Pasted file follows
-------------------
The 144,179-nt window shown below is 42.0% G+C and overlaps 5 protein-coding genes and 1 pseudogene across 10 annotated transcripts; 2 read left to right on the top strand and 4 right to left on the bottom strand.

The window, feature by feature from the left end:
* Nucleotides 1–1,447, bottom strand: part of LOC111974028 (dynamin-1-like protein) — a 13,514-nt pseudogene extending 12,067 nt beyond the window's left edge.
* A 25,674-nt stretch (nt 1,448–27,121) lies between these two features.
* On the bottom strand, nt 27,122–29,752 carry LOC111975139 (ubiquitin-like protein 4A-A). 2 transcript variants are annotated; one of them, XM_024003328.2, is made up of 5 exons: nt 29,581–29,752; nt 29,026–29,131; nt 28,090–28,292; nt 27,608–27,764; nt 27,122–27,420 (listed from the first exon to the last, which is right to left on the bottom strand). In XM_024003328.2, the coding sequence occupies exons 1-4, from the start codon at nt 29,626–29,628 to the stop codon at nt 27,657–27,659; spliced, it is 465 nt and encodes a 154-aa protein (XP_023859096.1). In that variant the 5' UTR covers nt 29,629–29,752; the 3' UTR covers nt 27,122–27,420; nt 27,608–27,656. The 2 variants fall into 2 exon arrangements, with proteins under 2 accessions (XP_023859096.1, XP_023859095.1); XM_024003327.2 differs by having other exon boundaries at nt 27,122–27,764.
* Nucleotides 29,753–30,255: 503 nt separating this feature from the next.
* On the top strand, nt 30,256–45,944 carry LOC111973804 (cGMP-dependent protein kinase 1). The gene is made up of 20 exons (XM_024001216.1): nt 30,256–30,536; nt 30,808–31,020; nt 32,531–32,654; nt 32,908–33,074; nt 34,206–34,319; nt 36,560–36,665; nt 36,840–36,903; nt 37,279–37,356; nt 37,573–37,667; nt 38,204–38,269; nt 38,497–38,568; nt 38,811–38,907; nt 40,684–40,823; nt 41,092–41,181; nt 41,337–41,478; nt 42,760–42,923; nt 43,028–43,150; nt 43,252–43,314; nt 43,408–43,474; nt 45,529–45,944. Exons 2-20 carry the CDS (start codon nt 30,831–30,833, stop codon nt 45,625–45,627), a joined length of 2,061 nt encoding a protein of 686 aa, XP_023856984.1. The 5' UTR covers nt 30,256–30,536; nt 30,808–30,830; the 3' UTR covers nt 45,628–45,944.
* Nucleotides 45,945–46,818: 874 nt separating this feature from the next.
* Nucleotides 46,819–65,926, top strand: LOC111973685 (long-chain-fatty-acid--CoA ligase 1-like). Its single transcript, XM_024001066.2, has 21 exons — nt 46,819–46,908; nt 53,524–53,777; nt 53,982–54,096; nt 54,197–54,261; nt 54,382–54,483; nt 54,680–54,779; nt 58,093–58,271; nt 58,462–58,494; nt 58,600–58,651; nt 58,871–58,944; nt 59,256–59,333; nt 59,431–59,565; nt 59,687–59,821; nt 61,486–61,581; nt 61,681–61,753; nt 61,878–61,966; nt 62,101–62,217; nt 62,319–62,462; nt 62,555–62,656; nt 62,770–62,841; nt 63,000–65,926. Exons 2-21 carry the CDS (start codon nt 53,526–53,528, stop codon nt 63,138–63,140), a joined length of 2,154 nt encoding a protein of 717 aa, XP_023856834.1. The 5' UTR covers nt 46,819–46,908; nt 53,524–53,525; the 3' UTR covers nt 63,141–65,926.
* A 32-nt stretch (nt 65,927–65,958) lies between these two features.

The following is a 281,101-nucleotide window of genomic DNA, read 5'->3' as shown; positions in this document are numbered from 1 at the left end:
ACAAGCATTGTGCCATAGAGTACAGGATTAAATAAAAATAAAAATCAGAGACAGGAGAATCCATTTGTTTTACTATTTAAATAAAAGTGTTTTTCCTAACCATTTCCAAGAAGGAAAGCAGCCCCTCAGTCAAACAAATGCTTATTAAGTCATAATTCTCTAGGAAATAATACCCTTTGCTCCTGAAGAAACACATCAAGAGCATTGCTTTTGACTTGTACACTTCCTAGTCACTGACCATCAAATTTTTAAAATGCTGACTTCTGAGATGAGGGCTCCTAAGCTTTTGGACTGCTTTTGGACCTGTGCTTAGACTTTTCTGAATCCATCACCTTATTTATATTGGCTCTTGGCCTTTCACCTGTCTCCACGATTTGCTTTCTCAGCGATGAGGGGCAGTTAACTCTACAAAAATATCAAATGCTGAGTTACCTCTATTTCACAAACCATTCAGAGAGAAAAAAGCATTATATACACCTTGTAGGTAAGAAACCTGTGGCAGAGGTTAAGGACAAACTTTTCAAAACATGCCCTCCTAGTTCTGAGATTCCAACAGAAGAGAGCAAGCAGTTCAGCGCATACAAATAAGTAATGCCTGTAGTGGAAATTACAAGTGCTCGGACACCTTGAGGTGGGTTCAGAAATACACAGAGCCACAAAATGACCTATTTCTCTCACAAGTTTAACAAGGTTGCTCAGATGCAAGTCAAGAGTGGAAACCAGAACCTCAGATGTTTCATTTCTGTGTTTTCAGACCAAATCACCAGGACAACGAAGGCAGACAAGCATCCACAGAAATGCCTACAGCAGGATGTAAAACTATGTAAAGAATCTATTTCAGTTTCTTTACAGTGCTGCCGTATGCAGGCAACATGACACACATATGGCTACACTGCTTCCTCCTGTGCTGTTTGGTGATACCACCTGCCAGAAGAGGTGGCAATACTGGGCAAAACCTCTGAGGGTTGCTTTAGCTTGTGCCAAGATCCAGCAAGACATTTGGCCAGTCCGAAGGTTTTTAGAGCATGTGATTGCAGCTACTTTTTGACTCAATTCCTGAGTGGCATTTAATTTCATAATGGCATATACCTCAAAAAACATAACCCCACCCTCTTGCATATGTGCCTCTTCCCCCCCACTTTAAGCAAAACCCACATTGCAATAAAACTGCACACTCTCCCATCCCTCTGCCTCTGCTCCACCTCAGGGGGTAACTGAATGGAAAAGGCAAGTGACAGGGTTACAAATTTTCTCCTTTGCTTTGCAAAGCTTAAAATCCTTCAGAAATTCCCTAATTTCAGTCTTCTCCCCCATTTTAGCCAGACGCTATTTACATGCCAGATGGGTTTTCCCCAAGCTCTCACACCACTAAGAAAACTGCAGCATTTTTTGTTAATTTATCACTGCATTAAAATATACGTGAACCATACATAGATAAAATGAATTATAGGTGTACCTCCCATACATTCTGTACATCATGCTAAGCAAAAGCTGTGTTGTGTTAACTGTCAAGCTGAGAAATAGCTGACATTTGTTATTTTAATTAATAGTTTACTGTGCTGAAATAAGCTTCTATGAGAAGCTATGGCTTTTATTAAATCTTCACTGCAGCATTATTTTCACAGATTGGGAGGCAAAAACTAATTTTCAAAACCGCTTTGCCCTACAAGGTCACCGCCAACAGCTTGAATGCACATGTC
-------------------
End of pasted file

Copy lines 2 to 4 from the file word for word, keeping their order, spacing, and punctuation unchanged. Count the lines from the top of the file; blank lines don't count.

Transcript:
The window, feature by feature from the left end:
* Nucleotides 1–1,447, bottom strand: part of LOC111974028 (dynamin-1-like protein) — a 13,514-nt pseudogene extending 12,067 nt beyond the window's left edge.
* A 25,674-nt stretch (nt 1,448–27,121) lies between these two features.